Palo Alto's night owls will soon see their city in a different light -- a whitish glow, to be exact.
The City Council on Monday night approved the purchase of 600 LED (light-emitting diode) streetlights to replace the traditional and currently prevalent high-pressure sodium lights.
The project would affect about 10 percent of the city's total streetlights and replace the familiar yellowish glow with a whiter one. Utility officials hope to replace the other 5,400 streetlights over the next five years.
The new lights would be installed on El Camino Real between San Antonio Road and University Avenue, and on Alma Street between San Antonio Road and University Avenue.
The project is funded by a federal grant, which aims to promote energy efficiency. The new lights will give the city greater power to adjust brightness and will last roughly four times longer than the current bulbs.
Purchasing Manager Greg Pustelnik wrote in a report that these lights have "excellent thermal management and weather-resistance capabilities." The city gave these lights a trial run last spring.
The council voted unanimously to accept a staff recommendation to buy 600 bulbs from the Leotek Electronics USA Corp., for $355,281. Though several council members said they were worried about the broader problem of inadequate lighting in some parts of Palo Alto, everyone agreed that LED lights are the greener and more effective option than the sodium lights currently in use.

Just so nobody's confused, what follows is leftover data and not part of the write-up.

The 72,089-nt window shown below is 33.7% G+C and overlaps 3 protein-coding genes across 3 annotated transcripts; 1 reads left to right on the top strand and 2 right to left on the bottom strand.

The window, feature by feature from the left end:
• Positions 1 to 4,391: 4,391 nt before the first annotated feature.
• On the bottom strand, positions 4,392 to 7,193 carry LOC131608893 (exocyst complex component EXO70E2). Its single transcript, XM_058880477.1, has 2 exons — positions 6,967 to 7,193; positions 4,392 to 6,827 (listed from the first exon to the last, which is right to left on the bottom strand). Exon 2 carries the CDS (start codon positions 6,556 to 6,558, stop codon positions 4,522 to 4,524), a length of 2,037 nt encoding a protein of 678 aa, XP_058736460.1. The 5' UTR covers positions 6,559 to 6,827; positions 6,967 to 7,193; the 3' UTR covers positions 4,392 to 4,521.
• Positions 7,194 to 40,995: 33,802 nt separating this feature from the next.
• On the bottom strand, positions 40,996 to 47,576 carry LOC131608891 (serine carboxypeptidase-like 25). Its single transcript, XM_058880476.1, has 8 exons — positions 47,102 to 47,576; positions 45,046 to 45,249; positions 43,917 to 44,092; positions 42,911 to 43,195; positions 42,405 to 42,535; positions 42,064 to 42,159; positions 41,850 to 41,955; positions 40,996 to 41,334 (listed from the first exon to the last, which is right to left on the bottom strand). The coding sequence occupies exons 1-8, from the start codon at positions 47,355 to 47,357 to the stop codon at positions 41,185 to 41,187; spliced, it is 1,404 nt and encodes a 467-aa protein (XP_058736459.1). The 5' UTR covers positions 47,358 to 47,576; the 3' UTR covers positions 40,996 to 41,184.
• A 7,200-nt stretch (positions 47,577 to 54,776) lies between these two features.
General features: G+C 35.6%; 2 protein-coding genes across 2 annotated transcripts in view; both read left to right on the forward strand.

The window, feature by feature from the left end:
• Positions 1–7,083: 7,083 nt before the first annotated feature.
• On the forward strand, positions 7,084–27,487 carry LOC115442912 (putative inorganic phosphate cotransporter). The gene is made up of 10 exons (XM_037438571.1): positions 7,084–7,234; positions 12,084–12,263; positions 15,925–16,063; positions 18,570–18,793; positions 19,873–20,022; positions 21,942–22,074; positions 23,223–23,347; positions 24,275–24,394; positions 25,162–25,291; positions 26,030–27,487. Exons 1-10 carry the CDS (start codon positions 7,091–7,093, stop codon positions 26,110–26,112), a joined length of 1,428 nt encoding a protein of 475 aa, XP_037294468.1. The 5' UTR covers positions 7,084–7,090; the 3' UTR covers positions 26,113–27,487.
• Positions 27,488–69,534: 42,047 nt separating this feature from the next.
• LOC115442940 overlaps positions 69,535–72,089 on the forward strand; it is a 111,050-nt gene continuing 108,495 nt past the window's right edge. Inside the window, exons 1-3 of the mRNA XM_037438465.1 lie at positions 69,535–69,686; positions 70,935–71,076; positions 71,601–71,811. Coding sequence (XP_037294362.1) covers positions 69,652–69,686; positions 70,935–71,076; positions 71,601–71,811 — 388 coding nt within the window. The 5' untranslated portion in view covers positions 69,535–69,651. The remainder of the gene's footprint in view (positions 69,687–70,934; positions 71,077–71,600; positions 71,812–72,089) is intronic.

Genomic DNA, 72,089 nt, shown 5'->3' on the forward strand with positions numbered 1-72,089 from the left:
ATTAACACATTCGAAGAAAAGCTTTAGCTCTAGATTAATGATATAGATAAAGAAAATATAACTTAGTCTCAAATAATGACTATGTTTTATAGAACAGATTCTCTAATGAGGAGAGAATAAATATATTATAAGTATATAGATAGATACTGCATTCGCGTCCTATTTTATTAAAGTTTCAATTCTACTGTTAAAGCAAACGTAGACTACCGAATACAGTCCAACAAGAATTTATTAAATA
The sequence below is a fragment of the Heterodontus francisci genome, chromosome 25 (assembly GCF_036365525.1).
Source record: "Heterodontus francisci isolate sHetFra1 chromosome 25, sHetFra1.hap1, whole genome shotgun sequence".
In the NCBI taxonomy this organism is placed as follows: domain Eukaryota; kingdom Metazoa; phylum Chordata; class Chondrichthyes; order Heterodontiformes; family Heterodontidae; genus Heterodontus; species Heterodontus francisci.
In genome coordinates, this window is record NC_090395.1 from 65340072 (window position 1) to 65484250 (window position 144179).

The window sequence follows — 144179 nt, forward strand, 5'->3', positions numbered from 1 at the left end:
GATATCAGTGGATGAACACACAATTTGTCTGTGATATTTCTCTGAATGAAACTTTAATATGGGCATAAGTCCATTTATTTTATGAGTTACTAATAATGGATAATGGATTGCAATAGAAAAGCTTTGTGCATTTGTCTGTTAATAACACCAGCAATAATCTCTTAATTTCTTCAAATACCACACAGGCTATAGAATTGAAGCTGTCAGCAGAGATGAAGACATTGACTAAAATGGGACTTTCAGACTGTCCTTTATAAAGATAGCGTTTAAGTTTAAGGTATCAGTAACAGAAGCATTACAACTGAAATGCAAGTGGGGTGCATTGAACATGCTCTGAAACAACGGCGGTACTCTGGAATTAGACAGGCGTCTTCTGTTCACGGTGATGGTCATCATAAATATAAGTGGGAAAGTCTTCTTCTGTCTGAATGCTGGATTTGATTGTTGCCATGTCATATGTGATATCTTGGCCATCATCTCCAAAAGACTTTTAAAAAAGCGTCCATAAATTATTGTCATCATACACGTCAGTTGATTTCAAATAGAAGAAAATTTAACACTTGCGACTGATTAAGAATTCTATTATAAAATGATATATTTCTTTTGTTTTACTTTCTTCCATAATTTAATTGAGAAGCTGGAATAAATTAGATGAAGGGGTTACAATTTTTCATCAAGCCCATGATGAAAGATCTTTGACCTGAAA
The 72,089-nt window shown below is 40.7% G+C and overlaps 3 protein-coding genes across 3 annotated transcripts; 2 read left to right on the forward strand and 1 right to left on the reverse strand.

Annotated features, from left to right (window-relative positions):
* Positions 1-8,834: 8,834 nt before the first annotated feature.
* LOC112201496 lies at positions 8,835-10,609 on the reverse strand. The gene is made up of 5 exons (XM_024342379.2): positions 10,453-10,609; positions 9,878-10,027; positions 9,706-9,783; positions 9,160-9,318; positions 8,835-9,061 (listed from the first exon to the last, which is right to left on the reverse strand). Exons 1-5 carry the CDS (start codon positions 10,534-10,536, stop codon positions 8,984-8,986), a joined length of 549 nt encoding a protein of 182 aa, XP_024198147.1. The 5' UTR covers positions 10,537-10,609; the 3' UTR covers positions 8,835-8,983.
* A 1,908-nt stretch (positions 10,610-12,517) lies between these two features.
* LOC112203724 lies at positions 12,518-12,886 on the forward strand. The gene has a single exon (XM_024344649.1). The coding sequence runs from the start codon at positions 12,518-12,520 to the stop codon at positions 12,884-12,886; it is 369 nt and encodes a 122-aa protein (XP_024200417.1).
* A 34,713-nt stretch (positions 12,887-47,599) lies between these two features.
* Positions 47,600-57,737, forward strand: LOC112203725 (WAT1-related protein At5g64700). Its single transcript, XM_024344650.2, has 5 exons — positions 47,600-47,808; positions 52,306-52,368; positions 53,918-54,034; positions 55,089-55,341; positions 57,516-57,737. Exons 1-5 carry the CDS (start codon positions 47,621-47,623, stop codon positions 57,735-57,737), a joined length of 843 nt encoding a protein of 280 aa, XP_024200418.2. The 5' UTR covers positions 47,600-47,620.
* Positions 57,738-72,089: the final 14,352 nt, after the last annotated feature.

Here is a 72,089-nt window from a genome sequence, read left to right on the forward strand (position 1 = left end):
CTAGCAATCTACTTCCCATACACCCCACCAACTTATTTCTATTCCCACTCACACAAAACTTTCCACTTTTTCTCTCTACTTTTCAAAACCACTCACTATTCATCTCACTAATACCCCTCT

Councilman Larry Klein said other cities have already switched to the greener LED lights and said it's time for Palo Alto to follow suit.
"Not only are the LEDs much more cost effective and environmentally sound, they also give off in many ways brighter light and better light," Klein said.
Councilwoman Karen Holman said she was concerned about the broadcast of light in some areas of Palo Alto and called for the city to re-examine whether Palo Alto needs to install new light fixtures.
Councilman Greg Scharff mentioned inadequate lighting in some parts of town. Scharff said he noticed poor lighting in some parts of his neighborhood when he took his son Trick-or-Treating last month.
"I'm shocked by how badly lit it is," Scharff said. "It doesn't seem safe -- sometimes it seems pitch black."
He agreed that clean energy is important, but said the city should also "look at basics," which includes "lighting the streets where my children walk."